Player-run Open Perpetuum has been a safe haven for online Minecraft players since it launched in 2013. In a previous article, we talked about the strength of the community-run server and how it had become a safe place for players to enjoy building the world with their friends. But, as we have seen with many other successful server communities, it is only a matter of time before open-source code is taken over by commercial entities. In this case, Minecraft developer Mojang has acquired the IP for the server and is now migrating it to their own servers.
If you’ve been following Open Perpetuum for a while, you’ve probably heard us talking about the motivations for going free-to-play. We’ve always hoped that by making the game free to play, we would be able to attract a wider player base and make the game more accessible to new people. And that’s exactly what seems to be happening. Since we’ve moved to free-to-play, Open Perpetuum has seen a dramatic rise in concurrent players, and we’re pretty excited about the reaction we’re seeing from our new players.
Player-run Open Perpetuum, a turn-based tactical game about building medieval cities, has gone free-to-play on Steam. Previously, the game was available to play for free, but players could only gain access to the game’s first four city-building maps. Now, all the maps are available to everyone, and the game itself is fully free.
Do you want to play some sandbox games for free? What about a game in which you play as a robot in an open world? If you’ve been interested about Open Perpetuum but didn’t want to pay for it, you won’t have to now that the developers have announced (in a very gruff way) that the game will be free to play and have asked users to “stop bothering [them] about it.” That is all there is to it. That’s all there is to it.
In terms of context, the game’s official dev blog provides a little more than the Steam announcement, essentially stating that it was simply time to make it happen, though the post retains some of its passive-aggressive tone in terms of disbelief that the paywall was a limiting factor in the game’s population growth.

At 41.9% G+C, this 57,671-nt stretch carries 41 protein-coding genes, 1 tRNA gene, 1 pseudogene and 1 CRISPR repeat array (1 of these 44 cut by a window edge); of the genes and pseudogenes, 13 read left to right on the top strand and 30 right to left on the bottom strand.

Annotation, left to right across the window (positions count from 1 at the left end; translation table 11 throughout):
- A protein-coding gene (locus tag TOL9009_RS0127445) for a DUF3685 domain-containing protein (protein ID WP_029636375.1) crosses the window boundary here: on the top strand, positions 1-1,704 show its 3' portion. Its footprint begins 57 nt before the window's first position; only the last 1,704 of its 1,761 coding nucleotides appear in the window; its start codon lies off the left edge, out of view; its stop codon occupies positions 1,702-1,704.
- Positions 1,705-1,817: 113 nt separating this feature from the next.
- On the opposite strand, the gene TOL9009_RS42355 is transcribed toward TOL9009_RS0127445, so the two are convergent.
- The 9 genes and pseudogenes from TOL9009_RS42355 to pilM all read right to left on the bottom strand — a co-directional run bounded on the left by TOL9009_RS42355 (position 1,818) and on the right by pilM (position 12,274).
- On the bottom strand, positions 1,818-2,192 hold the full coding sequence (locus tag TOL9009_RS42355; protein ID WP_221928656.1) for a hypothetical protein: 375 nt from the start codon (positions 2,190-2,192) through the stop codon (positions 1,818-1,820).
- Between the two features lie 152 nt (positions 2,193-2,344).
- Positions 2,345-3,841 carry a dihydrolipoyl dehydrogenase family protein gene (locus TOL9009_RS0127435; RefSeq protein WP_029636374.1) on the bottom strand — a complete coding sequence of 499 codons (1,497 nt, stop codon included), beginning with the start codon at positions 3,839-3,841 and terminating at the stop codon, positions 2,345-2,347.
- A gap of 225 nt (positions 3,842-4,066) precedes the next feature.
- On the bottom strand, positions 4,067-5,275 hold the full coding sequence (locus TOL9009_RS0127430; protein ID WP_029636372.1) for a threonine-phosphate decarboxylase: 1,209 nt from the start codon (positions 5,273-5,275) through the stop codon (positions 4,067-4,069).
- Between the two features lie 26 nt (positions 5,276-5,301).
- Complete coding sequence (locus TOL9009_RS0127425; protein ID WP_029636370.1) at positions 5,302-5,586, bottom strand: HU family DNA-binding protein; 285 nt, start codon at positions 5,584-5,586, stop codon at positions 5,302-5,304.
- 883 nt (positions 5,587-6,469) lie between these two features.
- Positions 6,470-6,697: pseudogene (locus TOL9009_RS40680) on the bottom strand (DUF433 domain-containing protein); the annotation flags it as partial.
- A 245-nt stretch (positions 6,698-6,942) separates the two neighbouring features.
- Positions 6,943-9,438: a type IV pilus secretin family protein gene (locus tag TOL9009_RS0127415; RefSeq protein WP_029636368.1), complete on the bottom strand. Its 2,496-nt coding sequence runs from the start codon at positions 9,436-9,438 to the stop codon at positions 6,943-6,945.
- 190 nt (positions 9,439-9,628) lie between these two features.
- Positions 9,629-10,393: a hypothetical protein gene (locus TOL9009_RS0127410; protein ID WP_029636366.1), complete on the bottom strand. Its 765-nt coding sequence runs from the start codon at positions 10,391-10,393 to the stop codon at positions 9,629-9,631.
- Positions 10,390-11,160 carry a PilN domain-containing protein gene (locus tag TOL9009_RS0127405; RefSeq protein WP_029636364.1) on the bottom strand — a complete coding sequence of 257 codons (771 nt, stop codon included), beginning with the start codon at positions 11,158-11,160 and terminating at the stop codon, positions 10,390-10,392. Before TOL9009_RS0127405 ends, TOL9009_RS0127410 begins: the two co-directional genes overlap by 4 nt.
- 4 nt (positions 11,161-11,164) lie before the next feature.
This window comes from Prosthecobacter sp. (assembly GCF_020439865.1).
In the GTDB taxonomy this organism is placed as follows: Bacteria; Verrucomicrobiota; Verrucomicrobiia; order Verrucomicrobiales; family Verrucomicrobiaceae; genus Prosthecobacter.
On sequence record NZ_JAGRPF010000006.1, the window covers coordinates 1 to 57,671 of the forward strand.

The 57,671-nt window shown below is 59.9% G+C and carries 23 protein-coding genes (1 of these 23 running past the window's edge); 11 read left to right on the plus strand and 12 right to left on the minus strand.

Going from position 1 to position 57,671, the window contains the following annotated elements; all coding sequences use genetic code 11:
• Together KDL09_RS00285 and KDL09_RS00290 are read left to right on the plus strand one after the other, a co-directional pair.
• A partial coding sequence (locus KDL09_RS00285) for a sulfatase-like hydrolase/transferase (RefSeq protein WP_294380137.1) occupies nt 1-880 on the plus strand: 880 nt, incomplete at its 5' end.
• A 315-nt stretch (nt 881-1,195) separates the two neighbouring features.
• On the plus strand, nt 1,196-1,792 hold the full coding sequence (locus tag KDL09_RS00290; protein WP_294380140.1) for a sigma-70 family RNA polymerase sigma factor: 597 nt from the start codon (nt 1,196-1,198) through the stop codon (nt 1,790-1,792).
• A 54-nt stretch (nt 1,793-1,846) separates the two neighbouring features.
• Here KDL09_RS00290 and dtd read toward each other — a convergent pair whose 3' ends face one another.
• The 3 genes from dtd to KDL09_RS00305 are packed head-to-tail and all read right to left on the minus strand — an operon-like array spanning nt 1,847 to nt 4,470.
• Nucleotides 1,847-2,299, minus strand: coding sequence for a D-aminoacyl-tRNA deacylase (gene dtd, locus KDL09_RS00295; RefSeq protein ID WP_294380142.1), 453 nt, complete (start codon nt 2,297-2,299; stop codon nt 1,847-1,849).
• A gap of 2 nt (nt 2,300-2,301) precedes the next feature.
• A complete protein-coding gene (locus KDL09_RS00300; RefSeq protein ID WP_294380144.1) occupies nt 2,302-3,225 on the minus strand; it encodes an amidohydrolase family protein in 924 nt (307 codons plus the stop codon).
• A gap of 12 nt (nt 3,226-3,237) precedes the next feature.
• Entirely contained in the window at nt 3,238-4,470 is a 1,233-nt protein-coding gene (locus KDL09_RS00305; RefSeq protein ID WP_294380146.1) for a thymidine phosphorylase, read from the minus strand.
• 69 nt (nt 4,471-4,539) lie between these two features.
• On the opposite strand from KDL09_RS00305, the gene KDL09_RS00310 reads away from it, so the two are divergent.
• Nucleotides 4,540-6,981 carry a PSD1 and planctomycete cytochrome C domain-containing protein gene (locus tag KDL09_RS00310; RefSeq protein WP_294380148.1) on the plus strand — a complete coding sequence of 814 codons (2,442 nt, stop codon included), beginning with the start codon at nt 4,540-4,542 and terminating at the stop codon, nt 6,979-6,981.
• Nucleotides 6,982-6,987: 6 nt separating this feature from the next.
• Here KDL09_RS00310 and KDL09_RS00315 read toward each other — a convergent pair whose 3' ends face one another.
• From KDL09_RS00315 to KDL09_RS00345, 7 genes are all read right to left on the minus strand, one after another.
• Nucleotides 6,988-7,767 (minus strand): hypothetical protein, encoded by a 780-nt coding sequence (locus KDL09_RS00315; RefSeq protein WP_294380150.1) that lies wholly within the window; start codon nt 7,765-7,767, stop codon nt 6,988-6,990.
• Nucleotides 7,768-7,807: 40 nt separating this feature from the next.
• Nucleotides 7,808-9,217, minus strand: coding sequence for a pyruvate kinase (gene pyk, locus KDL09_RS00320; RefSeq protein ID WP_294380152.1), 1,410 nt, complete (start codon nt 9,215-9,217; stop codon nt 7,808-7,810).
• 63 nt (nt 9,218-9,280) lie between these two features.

“After recouping some of the costs of the initial server shutdown, it no longer seemed fair to charge money for a multiplayer game that is essentially entirely run by the community – while we could still justify it by patching the game when really major bugs appeared, this has become so rare that the justification has become increasingly thin.
“Understandably, becoming free has been something you’ve been requesting for a long time, and one of the major reasons was that it’s the only thing preventing a big player population. If this is the case, then embrace the challenge and impress me.”
To put things in perspective, Open Perpetuum is the player-operated version of the original sandbox MMO Perpetuum, which was shut down by developer Avatar Creations in 2018 but maintained alive by the Open Perpetuum Project – a project that, it should be noted, was allowed by the original developers. The game has been around for quite some time, and it just celebrated its third anniversary.
Open Perpetuum is an ongoing project that’s been active for three years. The current iteration is a game simulating a closed system in which players can’t leave, and all the rules are known to them. Players can make their own rules, set up their own goals and rules, but they can’t change the rules of the system.. Read more about elite dangerous server status and let us know what you think.
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- robot games steam